CANBERRA, Australia, September 6, 2015 (ENS) – The Abbott Government is calling for public comment on the proposed rules for its Emissions Reduction Fund safeguard mechanism issued Wednesday. Critics say minimal compliance obligations will allow emissions to grow 20 percent by 2030.
The Emissions Reduction Fund provides incentives to businesses to reduce their greenhouse gas emissions. It aims to reduce emissions at lowest cost and contribute towards Australia’s 2020 emissions reduction target of five percent below 2000 levels by 2020.
The Emissions Reduction Fund has three elements: crediting emissions reductions, purchasing emissions reductions, and safeguarding emissions reductions.
The safeguard mechanism will start on July 1, 2016 and will be an integral part of the Emissions Reduction Fund – along with its crediting and purchasing elements.
Environment Minister Greg Hunt said, “With our Direct Action plan we will meet Australia’s 2030 target of reducing emissions by 26-28 percent below 2005 levels.”
Taking aim at the previous Labor Government’s carbon tax, which was canceled by the current Coalition Government, Hunt said, “Only the Coalition is committed to taking serious action to tackle climate change without hurting Australian families and businesses in the process with a painful carbon tax.”
The Emissions Reduction Fund, ERF, will pay Australian businesses and households to take what Hunt calls “practical, direct action to reduce emissions and improve the environment.”
Actions could include: upgrading commercial buildings, improving energy efficiency of factories and houses, reducing power plant emissions, capturing landfill gas, reducing waste coal mine gas, reforestation, improving agricultural soil, upgrading vehicles, improving transport logistics and managing grassland fires.
The ERF’s safeguard mechanism is supposed to ensure that emissions reductions purchased by the government are not displaced by increases in emissions above business-as-usual levels elsewhere in the economy.
The government has provided A$2.55 billion to establish the Emissions Reduction Fund in the 2014-15 Budget, with further funding to be considered in future budgets.
Businesses and the community are invited to make submissions about the drafting of the safeguard mechanism regulations by September 16 and rules by September 21.
The government will consider the submissions received during this public consultation period before finalizing the rules and regulations in October.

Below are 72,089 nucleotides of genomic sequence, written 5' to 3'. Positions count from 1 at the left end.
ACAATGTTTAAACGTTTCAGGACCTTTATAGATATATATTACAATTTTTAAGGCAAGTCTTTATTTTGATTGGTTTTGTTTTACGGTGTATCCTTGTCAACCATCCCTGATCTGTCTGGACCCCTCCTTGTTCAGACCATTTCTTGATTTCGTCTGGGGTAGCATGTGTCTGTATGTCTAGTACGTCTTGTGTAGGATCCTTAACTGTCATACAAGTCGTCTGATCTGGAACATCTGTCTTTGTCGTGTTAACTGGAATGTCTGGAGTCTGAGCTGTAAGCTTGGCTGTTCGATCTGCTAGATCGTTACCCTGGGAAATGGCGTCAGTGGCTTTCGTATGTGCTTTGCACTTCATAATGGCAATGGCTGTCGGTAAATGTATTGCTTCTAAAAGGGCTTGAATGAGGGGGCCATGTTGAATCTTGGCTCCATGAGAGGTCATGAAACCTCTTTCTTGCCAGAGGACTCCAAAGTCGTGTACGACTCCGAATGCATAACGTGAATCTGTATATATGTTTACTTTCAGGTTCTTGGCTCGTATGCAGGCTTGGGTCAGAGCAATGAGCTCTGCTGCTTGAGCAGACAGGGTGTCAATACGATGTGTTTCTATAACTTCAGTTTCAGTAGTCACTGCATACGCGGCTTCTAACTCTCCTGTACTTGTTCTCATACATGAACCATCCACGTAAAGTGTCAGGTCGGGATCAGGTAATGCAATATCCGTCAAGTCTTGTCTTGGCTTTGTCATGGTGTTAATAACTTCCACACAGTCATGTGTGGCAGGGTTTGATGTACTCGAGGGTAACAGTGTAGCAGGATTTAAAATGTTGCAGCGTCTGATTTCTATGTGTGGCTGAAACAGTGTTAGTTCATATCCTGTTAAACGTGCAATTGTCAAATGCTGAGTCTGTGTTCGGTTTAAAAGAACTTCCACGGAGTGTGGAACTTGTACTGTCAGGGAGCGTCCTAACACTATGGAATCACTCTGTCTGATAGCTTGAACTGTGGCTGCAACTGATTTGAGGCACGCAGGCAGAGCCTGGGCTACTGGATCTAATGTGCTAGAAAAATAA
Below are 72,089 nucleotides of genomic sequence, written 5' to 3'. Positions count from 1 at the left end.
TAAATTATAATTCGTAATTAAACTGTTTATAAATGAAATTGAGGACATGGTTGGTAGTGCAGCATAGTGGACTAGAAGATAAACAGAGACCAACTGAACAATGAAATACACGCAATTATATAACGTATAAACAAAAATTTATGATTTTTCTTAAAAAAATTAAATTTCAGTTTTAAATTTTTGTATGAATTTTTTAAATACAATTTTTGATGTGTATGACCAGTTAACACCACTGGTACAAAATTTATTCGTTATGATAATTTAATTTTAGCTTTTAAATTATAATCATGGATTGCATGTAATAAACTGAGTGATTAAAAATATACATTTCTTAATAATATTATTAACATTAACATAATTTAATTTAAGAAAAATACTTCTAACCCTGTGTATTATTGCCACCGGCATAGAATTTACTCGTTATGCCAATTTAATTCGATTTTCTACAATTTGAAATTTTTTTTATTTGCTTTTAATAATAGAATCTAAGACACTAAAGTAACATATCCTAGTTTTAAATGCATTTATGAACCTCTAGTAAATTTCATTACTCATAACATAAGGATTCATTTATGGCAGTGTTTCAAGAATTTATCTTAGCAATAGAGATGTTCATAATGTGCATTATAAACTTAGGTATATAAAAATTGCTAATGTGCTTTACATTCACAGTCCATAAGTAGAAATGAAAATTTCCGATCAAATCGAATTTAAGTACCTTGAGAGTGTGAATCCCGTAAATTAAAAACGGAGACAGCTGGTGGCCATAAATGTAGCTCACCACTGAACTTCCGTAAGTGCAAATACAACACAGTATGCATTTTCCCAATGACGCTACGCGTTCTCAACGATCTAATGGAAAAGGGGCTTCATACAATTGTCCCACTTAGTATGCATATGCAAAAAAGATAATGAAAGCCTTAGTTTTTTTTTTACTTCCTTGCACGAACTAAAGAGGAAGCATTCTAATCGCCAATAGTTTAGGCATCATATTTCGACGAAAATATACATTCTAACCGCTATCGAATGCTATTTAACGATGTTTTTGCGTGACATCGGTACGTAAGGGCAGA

Critics object to the Abbott Government’s policy of setting the ERF’s baseline year as the highest, not the lowest, year of emissions in the past five years.
They say that to curb climate change Australia needs to reduce greenhouse gas emissions, not allow big business especially mining companies, to keep polluting as much as they have in the past five years, without facing any penalty.
The country’s largest environmental group, the Australian Conservation Foundation, ACF, is critical of the entire Emissions Reduction Fund and its safeguard mechanism.
ACF climate change campaigner Suzanne Harter said, “What is clear from the safeguard mechanism released today is that the Government is going out of its way to protect the largest polluters in Australia.”
She quotes Environment Minister Hunt as saying, “It is our clear expectation that no businesses will pay penalties.”
Senator Larissa Waters, Australian Greens Deputy Leader and climate change spokesperson, said, “The government’s so-called safeguard mechanism won’t make anyone safer from climate change.”
“Minister Hunt says the government has no intention of fining any big polluters, making it clear that the mechanism is designed to fail,” said Waters.
“For example, AGL, the country’s biggest polluter, gets cash through Direct Action and is allowed to increase its overall current emissions,” said Waters. “The mechanism is a toothless tiger that will allow big businesses to pollute more than they do today without having to pay anything toward the damage this will cause.”
An integrated energy company, AGL said in a statement that it is “taking action to responsibly reduce its greenhouse gas emissions while providing secure and affordable energy to its customers.”
AGL operates base, peaking and intermediate generation plants, that burn coal and gas, as well as renewable sources, including hydro, wind, solar, landfill gas and biomass.
RepuTex, Australia’s largest provider of energy and emissions market analysis, said Thursday that the Abbott Government’s safeguard mechanism will not protect the climate, but will allow greenhouse gas emissions to grow.
The new amendments released Wednesday will enable companies to further adjust their baselines. They are “likely to erode compliance demand, specifically from the coal mining and oil and gas industries,” RepuTex warned.
“With minimal compliance obligations on companies, we project emissions covered by the safeguard scheme will grow by around 20 percent through to 2030,” RepuTex said.
“This suggests a significant disconnect between emissions growth and the government’s new post-2020 emissions target,” said RepuTex, “while in parallel, the delay of emissions reductions indicates that any future compliance market may be running-to-stand-still, with any compliance scheme likely to face a more acute emissions reduction slope to meet the new 2030 emissions target.”
Announcing last month that his government would pledge to cut Australia’s carbon emissions by at least 26 percent below 2005 levels by 2030, Prime Minister Tony Abbott called the pledge “a responsible move” that does not sacrifice the economy for the environment.
The target leaves Australia trailing most other nations emissions cuts beyond 2020, although the coal-producing country has some of the highest greenhouse gas emissions per person of any industrialized country.
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